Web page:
What is the AP Chemistry exam like?
Like many things affected by COVID-19, this year’s AP Chemistry exam will be significantly different to exams of previous years. This year, instead of a 3-hr (or 4.5-hr extended time) written exam on a national exam day, students will take a 45-minute online AP Chemistry exam at home. The exam will consist of two open book/open note long Free Response Questions. Marks Education is here to help you as you prepare for these unusual AP exams and to best take advantage of what we know and have available to get prepped for the test!
Although the AP Chemistry exam traditionally has two parts – Multiple Choice (MC) Questions and Free Response Questions (FRQs) – this year, there will be only Free Response Questions. This is actually a good thing for students, as there is a LOT more practice material available for the FRQs than for the MC. The FRQs are also generally more straightforward, typically testing concepts a bit more directly than the MC questions. Calculators have been allowed on FRQs in previous years, and that’s still the case this year; however, this year’s problems are “designed such that required calculations can be done with a pencil and paper, with no calculator required.” Therefore, students should expect less quant-heavy questions than those in previous years.
Given the widespread disruption to schools and classroom instruction, the content tested this year will be limited as well: only Units 1-7 will be included on the exam, and Units 8-9 will not be tested this year. Below is a table showing the topic distribution from previous years for the Multiple Choice section, which gives at least an indication of the topic breakdown for Free Response, though it varies much more from year to year on the FRQs.
|Unit||Exam Weighting (Multiple-Choice Section)|
|Unit 1: Atomic Structure and Properties||7%–9%|
|Unit 2: Molecular and Ionic Compound Structure and Properties||7%–9%|
|Unit 3: Intermolecular Forces and Properties||18%–22%|
|Unit 4: Chemical Reactions||7%–9%|
|Unit 5: Kinetics||7%–9%|
|Unit 6: Thermodynamics||7%–9%|
|Unit 7: Equilibrium||7%–9%|
|Unit 8: Acids and Bases||11%–15%|
|Unit 9: Applications of Thermodynamics||7%–9%|
Preparing for the AP Chemistry Exam
Thankfully there is a lot of great material out there for students to use to prepare for AP exams, especially the FRQs. Below is a list of tips for getting ready for the real test.
- Access the AP Chemistry course homepage in AP Classroom on the College Board website. There are MC and FRQ problem sets for every unit, and these are excellent review tools. They do need to be unlocked by your teacher, so if they are still locked, request that your teacher open those up to begin review.
- Know which topics are and aren’t covered on the exam. Also, the AP Chemistry Course and Exam Description document has an overview of all covered topics on pg 22-24, and then much more in-depth info from pg 27-152 (beyond that are the units not covered this year). Consider a Barron’s or Princeton Review book or working with a tutor for specific topic review.
- Use the past FRQs and their scoring guidelines which the College Board provides on the AP Chem page. There are links to the 2019 FRQs as well as links to the 2014 – 2018 FRQs. These are some of the best resources you have. Attempt these questions after thorough content review, and work through them as if you were answering them on the real test. Compare your answers to the published scoring guidelines to approximate how many points you would earn. Then study the correct answers! FRQs from earlier than 2014 can be found in pdf form by a simple web search with the year, for example “AP Chemistry Free Response pdf 2012”.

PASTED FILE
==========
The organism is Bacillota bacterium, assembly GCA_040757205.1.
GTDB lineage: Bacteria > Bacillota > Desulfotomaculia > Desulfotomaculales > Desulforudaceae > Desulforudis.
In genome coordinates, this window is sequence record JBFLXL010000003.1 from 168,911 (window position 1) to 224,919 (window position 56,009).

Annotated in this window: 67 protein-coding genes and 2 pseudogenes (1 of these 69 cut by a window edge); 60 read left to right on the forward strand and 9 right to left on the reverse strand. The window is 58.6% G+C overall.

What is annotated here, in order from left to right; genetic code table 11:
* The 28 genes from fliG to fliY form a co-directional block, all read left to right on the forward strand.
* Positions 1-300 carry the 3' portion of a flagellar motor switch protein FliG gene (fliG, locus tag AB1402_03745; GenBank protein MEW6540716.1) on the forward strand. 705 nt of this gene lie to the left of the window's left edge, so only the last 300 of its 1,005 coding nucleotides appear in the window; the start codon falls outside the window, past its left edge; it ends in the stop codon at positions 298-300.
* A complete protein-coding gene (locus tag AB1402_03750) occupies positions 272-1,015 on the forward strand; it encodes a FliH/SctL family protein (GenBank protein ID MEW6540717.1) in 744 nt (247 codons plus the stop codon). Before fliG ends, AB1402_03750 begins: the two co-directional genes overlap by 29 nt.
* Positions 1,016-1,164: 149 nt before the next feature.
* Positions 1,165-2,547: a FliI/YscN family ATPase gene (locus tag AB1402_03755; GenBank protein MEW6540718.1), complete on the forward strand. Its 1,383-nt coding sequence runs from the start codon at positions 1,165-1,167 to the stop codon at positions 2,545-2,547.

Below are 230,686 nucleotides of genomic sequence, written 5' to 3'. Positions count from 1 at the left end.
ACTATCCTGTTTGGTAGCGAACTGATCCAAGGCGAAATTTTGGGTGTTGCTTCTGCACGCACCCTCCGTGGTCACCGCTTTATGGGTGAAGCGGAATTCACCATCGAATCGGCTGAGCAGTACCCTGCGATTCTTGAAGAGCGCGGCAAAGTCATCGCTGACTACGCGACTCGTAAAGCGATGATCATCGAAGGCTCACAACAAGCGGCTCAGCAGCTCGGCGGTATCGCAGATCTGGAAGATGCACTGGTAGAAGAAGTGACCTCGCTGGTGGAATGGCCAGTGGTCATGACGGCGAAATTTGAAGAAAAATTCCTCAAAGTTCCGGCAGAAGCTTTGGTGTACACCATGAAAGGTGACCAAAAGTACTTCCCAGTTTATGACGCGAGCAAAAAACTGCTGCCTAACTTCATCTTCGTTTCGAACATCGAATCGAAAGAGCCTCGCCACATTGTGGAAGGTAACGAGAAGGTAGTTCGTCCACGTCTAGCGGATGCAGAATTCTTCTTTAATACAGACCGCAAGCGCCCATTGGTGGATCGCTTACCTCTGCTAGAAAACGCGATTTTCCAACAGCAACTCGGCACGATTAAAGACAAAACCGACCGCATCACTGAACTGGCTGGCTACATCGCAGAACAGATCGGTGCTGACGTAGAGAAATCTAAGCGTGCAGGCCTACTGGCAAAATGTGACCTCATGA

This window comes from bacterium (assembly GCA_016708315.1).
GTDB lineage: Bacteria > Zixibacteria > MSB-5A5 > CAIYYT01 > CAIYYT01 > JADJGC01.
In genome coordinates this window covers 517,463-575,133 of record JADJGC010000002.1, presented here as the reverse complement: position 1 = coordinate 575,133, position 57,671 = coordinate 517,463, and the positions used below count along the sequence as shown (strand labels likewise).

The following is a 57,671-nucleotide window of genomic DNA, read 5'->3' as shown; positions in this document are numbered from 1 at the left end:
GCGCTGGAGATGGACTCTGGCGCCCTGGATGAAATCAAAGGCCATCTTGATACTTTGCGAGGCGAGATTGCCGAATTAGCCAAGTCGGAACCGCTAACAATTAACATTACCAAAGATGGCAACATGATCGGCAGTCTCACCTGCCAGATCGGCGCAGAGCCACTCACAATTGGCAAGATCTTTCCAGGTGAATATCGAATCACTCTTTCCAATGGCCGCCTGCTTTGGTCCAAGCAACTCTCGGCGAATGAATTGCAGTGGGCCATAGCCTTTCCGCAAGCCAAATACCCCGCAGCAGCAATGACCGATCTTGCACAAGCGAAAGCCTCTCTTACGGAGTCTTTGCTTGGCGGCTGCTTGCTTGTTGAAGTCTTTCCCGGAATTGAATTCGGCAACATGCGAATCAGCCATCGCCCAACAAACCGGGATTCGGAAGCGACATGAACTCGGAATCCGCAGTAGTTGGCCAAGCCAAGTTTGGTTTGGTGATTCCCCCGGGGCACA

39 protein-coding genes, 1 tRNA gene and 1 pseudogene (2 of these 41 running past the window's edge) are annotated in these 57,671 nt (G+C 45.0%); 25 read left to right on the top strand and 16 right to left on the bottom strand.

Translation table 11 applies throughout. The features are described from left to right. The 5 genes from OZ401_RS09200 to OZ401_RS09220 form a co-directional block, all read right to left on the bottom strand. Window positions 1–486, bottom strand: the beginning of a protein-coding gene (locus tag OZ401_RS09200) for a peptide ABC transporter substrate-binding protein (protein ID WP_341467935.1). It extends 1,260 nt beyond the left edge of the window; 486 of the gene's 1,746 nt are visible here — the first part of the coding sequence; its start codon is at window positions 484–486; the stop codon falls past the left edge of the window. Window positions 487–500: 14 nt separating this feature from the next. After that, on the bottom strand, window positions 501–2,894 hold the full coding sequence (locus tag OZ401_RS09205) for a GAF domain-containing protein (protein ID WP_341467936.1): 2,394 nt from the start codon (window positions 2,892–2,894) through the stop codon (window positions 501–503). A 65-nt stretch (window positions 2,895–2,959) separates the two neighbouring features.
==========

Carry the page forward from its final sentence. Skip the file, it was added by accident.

- Learn your reactions! Keep a list to review, and know both general forms and common specific reactions. For example:
General: Non-metal oxides plus water yield oxyacids
Specific: CO2 + H2O → H2CO3
- Know the periodic table inside and out. This is your main tool and reference that holds so much information about each element, from its mass, to its electron structure, to its chemical and physical properties, just by virtue of its location on the table. Also be sure to understand periodic trends and the forces behind them.
AP Chemistry Test Taking Tips
- Be as neat and thorough in your practice work as you will need to be on the real test. Since these are open ended free-response questions, they are graded by humans, who will need to be able to read and understand your answers and follow your calculations. Make it as easy as possible for them to award you all the possible points. Also, don’t forget to include units!
- Pay attention to sig-figs! On Chemistry FRQs, students are given a grace of one significant figure in either direction, meaning if the answer to a problem should have 3 sig figs, answers with 2, 3, or 4 sig figs will be counted as correct. However, it’s worth paying attention to these and making sure to round correctly to avoid losing any points!
- Attempt every part of the FRQs. Most questions have multiple parts, and there is no penalty for wrong answers, so make sure to put down something for every part of every question, even if it’s a guess. And if you are guessing, try to use your best logic and reasoning to get close to the correct answer, and include related terms and vocabulary for a shot at partial credit.
Although none of us would choose a global pandemic, take advantage of the time you have at home to get fully prepped for the shorter, online AP Chem exam this year and try to get that 5!
For more information about changes to the 2020 AP exams, check out our blog post on the topic here.